The musical’s depiction of people of color went beyond Broadway. The appearance of Vice President Mike Pence at the musical was remarkable (Mele and Healy, 24). Brandon Victor Dixon, who portrayed Aaron Burr that night, sent Pence a note from the cast, expressing concern about Trump’s leadership (Mele and Healy, 26). On social media, many Trump fans, including Trump himself, criticized the ensemble for making a statement after Trump’s triumph. The performers stressed their issues as persons of race, which drew much criticism (Mele and Healy, 27). Characters like Hamilton’s would not exist in a post-racial society, much alone face racist public criticism.

Broadway is no longer indicative of the “diverse America” of 2015 and 2016. In the next two years, Titanic and Charlie and the Chocolate Factory will have all-white casts on Broadway. Miranda referred to the 2015–2016 Broadway season’s diversity as a “accident of time” (Seymour, 50). Despite the success of people of color on Broadway, it will be known as “The Great White Way” for the time being. Despite apparent success in the entertainment industry for minorities in 2016, there was no visible movement in minority representation and appreciation in the media in 2016. More over 95% of Tony Award nominees are Caucasian, which is somewhat less than the total number of Oscar nominations (Seymour). Only a few new musicals, television shows, and films have a significant minority cast (Hallemann, 45). Racial barriers have not vanished, but they are developing and being analyzed more rigorously than in the past.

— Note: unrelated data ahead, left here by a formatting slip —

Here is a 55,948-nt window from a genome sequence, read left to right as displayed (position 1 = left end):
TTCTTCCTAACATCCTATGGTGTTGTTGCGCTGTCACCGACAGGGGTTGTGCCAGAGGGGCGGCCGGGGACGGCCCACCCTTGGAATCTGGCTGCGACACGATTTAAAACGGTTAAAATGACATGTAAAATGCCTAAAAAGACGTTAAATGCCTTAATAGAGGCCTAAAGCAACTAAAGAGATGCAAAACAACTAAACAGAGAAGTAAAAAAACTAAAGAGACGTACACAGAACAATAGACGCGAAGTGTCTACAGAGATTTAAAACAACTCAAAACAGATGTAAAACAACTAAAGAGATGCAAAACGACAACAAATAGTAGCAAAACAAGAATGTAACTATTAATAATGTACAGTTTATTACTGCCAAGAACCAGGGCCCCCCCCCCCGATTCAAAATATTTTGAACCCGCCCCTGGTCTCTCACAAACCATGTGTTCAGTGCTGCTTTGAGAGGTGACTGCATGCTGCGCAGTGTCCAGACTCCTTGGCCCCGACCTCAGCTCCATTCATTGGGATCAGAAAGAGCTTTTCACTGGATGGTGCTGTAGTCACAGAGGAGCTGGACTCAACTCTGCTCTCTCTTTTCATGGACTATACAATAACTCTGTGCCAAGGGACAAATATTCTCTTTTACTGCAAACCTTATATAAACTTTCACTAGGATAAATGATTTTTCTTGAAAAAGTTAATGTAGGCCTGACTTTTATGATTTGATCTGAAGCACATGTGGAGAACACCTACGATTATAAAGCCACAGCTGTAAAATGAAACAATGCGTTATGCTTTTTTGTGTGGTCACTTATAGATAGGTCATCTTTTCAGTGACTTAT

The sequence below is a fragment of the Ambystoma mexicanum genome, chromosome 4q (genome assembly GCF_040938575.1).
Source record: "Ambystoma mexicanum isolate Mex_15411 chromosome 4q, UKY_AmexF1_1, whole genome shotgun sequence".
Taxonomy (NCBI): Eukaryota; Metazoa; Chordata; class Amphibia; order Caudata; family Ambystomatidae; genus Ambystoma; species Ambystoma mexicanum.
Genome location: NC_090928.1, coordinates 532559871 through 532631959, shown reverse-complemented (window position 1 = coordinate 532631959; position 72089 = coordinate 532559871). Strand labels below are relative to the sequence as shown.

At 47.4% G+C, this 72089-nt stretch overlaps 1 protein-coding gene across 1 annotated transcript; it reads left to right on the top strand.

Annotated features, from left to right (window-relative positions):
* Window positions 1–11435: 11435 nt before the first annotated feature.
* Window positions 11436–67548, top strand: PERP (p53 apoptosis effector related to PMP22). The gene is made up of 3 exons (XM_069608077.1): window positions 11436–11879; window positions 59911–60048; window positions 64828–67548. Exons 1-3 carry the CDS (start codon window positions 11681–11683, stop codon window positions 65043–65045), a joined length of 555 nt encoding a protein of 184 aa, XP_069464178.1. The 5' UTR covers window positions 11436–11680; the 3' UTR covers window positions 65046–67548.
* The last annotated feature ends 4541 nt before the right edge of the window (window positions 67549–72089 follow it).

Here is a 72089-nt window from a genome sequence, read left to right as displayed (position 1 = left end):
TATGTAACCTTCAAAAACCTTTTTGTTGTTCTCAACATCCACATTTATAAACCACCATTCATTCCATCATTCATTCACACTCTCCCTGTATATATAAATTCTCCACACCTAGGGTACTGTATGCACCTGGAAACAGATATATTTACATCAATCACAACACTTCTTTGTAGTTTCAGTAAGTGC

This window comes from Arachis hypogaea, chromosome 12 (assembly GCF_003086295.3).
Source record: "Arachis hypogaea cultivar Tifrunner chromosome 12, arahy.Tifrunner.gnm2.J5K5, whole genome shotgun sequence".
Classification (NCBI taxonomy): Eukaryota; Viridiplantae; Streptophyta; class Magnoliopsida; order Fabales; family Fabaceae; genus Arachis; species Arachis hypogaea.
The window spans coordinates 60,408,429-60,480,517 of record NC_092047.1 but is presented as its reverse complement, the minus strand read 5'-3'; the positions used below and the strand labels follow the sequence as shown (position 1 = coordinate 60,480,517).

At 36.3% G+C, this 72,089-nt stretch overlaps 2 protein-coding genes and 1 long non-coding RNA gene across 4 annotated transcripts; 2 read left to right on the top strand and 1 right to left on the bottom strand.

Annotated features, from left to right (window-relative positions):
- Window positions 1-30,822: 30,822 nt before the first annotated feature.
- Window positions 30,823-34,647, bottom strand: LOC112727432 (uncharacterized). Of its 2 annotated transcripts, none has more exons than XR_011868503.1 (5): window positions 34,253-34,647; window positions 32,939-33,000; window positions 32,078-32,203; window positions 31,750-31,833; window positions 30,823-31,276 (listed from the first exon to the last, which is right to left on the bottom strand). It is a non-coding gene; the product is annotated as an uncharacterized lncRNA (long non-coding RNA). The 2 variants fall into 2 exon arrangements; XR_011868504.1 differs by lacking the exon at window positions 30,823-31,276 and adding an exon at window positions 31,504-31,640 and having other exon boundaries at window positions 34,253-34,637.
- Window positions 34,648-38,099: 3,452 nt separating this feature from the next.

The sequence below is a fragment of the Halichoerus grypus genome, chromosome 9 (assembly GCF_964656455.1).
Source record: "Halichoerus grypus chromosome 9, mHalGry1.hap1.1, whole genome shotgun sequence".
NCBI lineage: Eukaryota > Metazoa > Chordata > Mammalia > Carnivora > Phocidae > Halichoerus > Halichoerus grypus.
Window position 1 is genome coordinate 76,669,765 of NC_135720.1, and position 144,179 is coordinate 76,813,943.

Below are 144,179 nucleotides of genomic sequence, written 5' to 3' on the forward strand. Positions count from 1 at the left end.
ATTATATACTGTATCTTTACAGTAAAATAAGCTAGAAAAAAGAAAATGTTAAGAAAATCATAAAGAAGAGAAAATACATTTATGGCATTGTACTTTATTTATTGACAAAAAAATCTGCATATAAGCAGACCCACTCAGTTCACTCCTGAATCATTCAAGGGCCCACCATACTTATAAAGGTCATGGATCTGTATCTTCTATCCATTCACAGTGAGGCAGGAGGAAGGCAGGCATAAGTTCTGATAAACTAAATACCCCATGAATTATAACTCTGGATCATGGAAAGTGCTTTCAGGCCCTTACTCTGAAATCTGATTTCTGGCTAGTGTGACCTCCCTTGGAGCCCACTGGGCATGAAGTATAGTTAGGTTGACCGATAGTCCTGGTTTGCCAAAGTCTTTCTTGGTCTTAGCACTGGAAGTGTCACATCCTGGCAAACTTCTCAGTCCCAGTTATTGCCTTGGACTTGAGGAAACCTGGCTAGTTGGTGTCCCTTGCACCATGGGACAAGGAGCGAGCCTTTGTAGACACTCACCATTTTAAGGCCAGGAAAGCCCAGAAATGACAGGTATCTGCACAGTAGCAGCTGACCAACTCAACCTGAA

Hamilton, like minorities in art, stood out in the media when contrasted to other works of visual art. The media industry as a whole is used to “othering” movies, theater, art, and other visual works that include a substantial proportion of minorities. Art that is deemed “diverse” or “pioneering for minorities,” such as Lin-Manuel Miranda’s Hamilton, is sometimes lauded exclusively for that distinction. Michel Foucault, a French philosopher, defines this idea of “other.” Hamilton has become a post-racial media symbol as a result of Foucault’s thesis.